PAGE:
The deck is always stacked against you

Recently, my wife and I moved to the Pacific Northwest for work where we’ll both be working for the same university after 3 years of long-distancing it. We got here late June/early July and have (mostly) settled in. Adjusting to living together has been great…except for the financial insecurity.

Let me explain: see, we’re both in higher education. In the corporate/industry world (with a few exceptions), when you’re required to move, the company pays for costs up front. That can include: apartment hunting, renting a u-haul/trailer, dropping a deposit, gas for moving, plane tickets, etc. That’s not the case in academia: we’ll get reimbursed, but not until our first paychecks…in late September.

Right now, my wife is doing some side-work to help with the bills. I’ve been teaching a couple of online writing sections for the past month-and-a-half while doing some side editing and will be flying out of town to teach for my previous institution to make some more money. We even saved up several thousand dollars in anticipation of this move. Even with all of that, though, we’ve got car payments, rent that is outrageous (the PNW is not cheap), cell phone bills, grocery bills, utilities, regular credit card bills, you name it.

Earlier this year, I wrote about academic burn out. This situation certainly contributes to that and, consequently, I’ve been seriously considering going into industry (and have actually sent some resumes out and talked to some people). I do like teaching. I like the neatness of a life organized by semesters/quarters. The new feel of an academic year – there’s a reason I’ve spent most of my life in some kind of education setting. But what sane person wants to work in a field where you’re expected to pay for your costs up front, wait (sometimes months) for reimbursement, and only get paid for 9 months out of the year even though you’re almost always going to be doing some kind of work year-round.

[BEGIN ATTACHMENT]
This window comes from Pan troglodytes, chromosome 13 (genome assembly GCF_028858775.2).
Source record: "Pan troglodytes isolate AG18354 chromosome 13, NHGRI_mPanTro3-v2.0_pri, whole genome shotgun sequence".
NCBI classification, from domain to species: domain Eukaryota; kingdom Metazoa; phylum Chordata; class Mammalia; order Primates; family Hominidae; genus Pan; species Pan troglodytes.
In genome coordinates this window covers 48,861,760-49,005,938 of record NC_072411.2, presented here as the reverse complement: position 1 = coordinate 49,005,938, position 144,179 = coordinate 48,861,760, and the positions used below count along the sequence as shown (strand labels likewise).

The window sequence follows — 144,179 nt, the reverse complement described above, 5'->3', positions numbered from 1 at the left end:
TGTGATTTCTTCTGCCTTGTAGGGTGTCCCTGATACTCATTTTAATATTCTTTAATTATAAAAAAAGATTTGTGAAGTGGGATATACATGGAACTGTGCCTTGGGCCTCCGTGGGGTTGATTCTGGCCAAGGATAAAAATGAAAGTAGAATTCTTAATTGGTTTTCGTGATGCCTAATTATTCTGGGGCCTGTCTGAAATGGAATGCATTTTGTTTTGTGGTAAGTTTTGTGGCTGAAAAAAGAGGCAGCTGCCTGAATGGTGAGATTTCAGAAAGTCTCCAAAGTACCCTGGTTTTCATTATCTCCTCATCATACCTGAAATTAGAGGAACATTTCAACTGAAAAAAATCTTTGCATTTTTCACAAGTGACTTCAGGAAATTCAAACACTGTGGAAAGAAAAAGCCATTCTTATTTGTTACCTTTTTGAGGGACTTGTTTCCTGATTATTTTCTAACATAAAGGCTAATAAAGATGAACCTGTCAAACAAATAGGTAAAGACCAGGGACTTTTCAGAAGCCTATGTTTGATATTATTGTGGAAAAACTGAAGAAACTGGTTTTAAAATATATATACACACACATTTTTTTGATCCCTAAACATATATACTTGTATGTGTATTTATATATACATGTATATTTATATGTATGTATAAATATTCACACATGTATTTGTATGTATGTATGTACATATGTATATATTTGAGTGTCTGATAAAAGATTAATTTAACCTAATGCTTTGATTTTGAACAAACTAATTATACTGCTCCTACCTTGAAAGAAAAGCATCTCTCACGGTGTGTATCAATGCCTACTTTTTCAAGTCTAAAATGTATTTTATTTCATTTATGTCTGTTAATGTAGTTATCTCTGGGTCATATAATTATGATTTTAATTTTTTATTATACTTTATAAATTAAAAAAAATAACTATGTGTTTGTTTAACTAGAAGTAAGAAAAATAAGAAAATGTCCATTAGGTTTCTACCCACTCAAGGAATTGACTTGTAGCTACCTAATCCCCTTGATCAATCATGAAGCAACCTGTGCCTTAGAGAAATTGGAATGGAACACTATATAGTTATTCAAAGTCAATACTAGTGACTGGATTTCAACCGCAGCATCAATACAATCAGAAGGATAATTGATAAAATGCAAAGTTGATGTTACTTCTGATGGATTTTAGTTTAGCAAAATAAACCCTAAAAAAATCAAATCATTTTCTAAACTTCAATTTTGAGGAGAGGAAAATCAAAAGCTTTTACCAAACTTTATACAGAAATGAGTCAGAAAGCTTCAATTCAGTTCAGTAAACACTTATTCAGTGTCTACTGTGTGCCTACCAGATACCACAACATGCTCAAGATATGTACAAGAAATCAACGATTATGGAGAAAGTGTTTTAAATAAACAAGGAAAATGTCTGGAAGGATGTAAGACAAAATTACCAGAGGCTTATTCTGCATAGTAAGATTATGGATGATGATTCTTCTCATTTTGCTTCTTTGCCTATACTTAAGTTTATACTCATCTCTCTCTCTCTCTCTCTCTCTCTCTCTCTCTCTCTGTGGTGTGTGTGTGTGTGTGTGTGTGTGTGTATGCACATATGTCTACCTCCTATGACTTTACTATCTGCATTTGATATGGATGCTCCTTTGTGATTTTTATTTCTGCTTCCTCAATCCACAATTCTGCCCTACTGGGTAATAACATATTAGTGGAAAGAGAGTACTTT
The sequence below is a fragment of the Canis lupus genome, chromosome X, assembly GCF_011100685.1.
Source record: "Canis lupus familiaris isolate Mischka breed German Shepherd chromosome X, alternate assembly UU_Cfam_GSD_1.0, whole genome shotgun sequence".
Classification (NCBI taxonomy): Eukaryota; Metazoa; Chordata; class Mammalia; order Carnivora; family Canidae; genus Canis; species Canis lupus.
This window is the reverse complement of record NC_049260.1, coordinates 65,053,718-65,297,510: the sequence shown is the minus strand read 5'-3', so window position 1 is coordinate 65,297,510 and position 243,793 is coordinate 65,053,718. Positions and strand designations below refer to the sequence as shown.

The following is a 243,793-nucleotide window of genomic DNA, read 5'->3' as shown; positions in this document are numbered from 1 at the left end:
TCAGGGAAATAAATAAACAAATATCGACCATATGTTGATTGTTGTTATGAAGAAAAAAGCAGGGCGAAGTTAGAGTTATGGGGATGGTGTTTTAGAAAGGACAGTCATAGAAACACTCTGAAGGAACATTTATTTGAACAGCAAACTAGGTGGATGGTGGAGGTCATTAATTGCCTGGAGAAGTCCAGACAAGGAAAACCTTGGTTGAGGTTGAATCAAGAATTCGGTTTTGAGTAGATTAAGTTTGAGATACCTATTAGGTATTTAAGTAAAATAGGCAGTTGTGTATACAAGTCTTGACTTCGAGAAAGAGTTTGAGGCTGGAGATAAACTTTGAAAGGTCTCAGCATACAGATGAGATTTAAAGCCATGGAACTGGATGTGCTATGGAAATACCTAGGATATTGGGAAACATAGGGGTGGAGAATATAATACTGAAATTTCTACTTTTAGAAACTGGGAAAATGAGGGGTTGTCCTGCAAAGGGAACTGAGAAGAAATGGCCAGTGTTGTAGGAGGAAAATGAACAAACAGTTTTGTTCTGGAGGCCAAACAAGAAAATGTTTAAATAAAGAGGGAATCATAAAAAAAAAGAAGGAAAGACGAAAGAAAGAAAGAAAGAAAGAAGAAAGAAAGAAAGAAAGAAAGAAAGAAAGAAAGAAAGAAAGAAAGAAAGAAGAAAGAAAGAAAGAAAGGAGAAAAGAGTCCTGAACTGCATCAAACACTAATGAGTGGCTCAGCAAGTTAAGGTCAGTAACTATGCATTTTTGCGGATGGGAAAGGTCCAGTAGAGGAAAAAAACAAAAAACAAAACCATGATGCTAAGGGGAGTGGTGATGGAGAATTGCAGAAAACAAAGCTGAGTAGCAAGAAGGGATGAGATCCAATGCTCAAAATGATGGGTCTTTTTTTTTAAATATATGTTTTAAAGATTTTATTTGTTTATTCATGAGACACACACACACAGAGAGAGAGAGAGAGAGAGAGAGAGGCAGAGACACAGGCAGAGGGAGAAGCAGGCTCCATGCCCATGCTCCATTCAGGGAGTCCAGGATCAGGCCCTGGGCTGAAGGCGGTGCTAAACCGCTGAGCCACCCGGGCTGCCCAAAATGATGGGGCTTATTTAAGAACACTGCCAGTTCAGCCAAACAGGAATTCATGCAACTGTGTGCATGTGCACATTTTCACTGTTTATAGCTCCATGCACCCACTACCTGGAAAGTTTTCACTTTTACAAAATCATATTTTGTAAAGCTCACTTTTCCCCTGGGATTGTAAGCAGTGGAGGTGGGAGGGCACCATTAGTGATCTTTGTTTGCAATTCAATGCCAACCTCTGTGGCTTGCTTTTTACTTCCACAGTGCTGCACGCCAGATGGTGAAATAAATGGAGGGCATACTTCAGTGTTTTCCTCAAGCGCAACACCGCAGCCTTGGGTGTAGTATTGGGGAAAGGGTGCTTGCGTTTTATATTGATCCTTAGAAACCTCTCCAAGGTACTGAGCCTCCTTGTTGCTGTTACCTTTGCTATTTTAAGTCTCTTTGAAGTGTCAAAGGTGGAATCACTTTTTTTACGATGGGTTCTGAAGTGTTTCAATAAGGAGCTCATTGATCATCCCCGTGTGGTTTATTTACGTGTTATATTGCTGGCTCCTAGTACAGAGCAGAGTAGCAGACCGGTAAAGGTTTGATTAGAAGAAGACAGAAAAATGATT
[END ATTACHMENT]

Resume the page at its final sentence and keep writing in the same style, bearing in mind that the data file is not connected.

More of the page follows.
Before graduate school, I was a reporter with a pack-a-day smoking habit and much smaller student loan bills. Before that, I was musician in a touring band while also working as a barista, substitute teacher, junior high tutor, and full-time college student. Sometimes, my life feels just as unstable as it was then.

I want to publish. I want to teach and help students. But I’m 37 years-old. I went through yet another year on the academic job market, which is a soul destroying endeavor on its own, gave a presentation to about 5 people in a 140 seat theater, and had another death in the family, and I’m tired of this.

I love what I do; but love doesn’t pay the rent.